DhakaTribune
Saturday December 16, 2017 09:44 PM

Hathurusingha: I can’t make everyone happy

  • Published at 09:16 PM October 31, 2016
  • Last updated at 01:25 AM November 01, 2016
Hathurusingha: I can’t make everyone happy
Bangladesh head coach Chandika Hathurusingha gives catching practice to his chargesDHAKA TRIBUNE/Mainoor Islam Manik

Bangladesh head coach Chandika Hathurusingha told his players that this opportunity will never come again

A day after Bangladesh’s historic Test win over England, bright sunshine engulfed the Radisson Blu Hotel in the capital where the Tigers are currently staying. And a large part of this unprecedented success is largely down to Hathurusingha, who helped shape up the new-look Bangladesh team after his appointment back in 2014 when the Tigers were going through a tough time and were extremely low on confidence.

He was busy receiving congratulatory messages and phone calls, including one from Sri Lankan cricketer Rangana Herath currently in Zimbabwe, during an interview with Dhaka Tribune where he talked about several topics, mainly his vision when he took up the job.

Here are the excerpts:

What does the morning after a big Test win look for you?

The reaction is more than what I expected, and not just in Bangladesh but from the world over. It is beginning to sink in what a big achievement it is.

How Bangladeshi do you feel right now?

I am very proud of the players, [Bangladesh Cricket] board and fans. I think they waited a long time for this, after the Test status. I can see what it means for them as well. I am proud to be part of it.

Overwhelming reaction is only because Bangladesh beat England?

It is one thing, but also the way the whole series played out. It wasn’t surprising that we were close in every game. The expectations of the fans and players were high. They expected to win, rather than compete and take out a draw. People expected us to do well.

Hathurusingha talks with Mehedi Hasan Miraz DHAKA TRIBUNE

How difficult was it to translate the ODI success into the Test arena, particularly playing one after 14 months?

The challenge wasn’t much ability-wise. It was about mentally preparing for Test cricket. We had to believe ourselves that we can compete and trust the game plan. The biggest challenge was to be not afraid of losing, and thinking about winning. We all believed that if we are not afraid to lose, we can achieve bigger things. All credit to the boys again, to believe in that as a group. If you notice lately, the team is not afraid to try things hoping for a better result.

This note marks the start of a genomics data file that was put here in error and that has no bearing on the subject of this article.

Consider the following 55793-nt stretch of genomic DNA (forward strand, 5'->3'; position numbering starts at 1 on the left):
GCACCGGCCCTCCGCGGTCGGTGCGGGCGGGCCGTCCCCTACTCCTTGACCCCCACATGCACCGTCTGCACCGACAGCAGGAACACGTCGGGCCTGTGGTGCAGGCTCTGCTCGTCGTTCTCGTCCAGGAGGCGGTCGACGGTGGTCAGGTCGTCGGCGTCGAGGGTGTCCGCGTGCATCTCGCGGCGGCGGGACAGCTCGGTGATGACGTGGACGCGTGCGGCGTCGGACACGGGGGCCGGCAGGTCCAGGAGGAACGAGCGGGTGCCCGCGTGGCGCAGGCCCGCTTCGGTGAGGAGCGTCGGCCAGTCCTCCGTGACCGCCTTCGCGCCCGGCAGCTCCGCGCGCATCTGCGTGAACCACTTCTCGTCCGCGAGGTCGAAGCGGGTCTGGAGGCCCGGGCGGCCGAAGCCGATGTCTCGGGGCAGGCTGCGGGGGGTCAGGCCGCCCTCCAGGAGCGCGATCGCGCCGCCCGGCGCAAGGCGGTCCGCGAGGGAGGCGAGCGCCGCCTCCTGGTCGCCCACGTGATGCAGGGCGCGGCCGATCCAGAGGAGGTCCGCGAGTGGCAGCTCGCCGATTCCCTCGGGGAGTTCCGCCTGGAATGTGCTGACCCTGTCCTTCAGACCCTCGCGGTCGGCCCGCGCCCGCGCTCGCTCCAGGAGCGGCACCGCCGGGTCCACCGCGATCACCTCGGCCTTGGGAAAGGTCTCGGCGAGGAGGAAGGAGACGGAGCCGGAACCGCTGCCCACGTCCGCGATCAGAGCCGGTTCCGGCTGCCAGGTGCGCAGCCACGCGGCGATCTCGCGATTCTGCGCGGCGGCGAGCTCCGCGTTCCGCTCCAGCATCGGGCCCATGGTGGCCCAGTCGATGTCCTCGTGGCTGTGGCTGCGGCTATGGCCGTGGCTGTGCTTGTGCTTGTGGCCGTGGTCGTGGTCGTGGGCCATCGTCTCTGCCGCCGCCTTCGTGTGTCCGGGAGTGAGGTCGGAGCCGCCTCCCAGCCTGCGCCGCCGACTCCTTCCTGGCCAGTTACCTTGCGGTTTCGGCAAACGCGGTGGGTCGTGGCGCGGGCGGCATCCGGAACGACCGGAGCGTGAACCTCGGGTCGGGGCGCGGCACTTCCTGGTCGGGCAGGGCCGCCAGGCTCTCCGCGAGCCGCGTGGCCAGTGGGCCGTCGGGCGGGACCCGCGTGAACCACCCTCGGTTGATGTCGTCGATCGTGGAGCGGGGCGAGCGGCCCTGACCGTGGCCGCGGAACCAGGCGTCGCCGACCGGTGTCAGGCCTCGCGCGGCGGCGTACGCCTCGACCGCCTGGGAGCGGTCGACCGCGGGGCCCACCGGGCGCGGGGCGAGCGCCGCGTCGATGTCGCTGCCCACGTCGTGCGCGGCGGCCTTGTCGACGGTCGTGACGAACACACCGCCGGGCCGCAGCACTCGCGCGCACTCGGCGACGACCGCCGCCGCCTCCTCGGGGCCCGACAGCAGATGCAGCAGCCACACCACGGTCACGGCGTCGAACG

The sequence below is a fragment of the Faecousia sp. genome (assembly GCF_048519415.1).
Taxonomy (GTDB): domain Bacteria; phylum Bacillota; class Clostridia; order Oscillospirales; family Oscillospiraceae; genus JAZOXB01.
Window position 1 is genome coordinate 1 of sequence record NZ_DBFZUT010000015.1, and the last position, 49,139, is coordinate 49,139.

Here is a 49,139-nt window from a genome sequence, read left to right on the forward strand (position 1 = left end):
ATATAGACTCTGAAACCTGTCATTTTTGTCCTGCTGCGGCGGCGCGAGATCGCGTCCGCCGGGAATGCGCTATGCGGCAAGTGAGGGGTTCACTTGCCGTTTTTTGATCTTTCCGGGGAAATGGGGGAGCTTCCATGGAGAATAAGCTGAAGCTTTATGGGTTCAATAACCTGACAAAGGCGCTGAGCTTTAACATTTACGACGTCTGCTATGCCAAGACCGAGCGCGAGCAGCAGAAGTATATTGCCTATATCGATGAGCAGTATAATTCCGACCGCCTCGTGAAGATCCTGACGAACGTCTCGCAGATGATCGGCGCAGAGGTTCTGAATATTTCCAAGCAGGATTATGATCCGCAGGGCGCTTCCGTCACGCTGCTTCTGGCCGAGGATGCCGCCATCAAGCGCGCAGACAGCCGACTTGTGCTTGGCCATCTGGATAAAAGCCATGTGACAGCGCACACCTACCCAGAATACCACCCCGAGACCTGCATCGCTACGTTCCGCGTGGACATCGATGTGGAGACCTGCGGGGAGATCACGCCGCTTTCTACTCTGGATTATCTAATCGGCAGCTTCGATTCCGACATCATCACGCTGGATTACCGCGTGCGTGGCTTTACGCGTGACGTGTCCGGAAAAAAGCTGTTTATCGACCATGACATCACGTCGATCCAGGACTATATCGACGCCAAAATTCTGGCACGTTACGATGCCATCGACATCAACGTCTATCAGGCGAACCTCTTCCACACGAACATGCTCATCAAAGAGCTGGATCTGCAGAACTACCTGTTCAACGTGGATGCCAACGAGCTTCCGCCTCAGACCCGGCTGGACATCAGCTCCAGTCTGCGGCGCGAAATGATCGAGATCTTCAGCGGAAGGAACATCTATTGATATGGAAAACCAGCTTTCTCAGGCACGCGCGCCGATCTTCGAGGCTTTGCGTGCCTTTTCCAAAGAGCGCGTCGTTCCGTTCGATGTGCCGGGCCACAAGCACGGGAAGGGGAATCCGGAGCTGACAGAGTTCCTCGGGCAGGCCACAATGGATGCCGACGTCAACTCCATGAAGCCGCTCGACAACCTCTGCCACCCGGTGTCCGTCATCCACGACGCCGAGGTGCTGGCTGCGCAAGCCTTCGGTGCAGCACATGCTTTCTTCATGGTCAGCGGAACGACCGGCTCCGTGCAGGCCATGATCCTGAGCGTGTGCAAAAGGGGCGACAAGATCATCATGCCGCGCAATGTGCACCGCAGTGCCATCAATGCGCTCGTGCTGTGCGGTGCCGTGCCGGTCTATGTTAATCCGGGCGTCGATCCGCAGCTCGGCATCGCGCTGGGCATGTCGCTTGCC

What are the major changes between your first Test series – West Indies 2014 – and this Test series?

One day I was watching those matches, and I was surprised how much we have changed in every area of the game. Unfortunately I saw Shafiul [Islam] running away from the ball. This just sums up their change in attitude, and how they are no longer afraid of anything. Their demeanour is changed. Now they prepare and play to win. People have short memories so if you watch those videos you can see how far they have come.

How did the belief come about?

Belief comes with results. It is harder at the start but one success brings another success. If someone’s there to challenge the way you are doing things, you will always get better. If you’re happy to stay where you were, you will never achieve things. Your success can’t only be quantified by winning, there’s a lot of other things.

When you took over as Bangladesh coach, was making the Test team better your biggest challenge?

I didn’t look at it that way. My biggest challenge was to improve the team. Before I came, I thought this is the opportunity to find the true potential of this team. I knew they are a team maturing with core group of players coming into their prime. The coaching staff and some of the board members also helped me, and gave me freedom to push the boundaries.

How much hands-on coaching do you have to do in the Bangladesh team?

This group is still learning. They have a long way to go. Otherwise we would have had more success. I hope that after this win, they will have better memories if they get into such winning positions in the future, to do on their own. They can find the ways on their own in the middle. There’s a lot of idea-sharing and making sure we create the environment that they get challenged.

Hathurusingha in conversation with the national selectors DHAKA TRIBUNE

When was the first time the idea of playing in these wickets came up in your planning? Who came up with the plan?

It was everyone’s idea. The players have to believe and come up with the plans as well. They have to change their ways of training and mental ability to handle situations, because the players are under pressure, not us. They also came up with those plans, not only us. Once the players start to believe, and embrace the idea, the job is much easier because they will do it.

What goes on during a batting collapse?